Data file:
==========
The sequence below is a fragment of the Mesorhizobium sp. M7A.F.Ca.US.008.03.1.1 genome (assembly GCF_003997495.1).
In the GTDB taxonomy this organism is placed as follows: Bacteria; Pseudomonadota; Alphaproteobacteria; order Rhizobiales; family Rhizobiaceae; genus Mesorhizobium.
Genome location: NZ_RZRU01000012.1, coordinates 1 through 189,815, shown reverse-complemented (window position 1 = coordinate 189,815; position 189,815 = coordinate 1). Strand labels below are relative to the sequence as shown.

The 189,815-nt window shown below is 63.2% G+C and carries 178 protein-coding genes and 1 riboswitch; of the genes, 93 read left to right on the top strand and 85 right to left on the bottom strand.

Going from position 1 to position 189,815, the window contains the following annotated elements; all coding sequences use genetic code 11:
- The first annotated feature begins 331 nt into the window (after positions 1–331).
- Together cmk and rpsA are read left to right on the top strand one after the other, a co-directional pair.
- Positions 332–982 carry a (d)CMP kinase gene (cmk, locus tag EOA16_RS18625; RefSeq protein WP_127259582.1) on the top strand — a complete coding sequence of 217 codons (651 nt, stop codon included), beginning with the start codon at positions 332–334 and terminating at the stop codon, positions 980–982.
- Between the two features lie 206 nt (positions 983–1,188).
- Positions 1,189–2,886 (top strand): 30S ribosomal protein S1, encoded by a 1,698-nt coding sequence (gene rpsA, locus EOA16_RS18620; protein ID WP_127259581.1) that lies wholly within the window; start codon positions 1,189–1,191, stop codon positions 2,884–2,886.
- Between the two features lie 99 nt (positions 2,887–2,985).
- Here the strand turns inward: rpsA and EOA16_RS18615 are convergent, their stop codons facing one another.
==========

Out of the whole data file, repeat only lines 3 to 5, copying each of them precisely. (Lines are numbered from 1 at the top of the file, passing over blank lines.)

Genome location: NZ_RZRU01000012.1, coordinates 1 through 189,815, shown reverse-complemented (window position 1 = coordinate 189,815; position 189,815 = coordinate 1). Strand labels below are relative to the sequence as shown.

The 189,815-nt window shown below is 63.2% G+C and carries 178 protein-coding genes and 1 riboswitch; of the genes, 93 read left to right on the top strand and 85 right to left on the bottom strand.

Going from position 1 to position 189,815, the window contains the following annotated elements; all coding sequences use genetic code 11: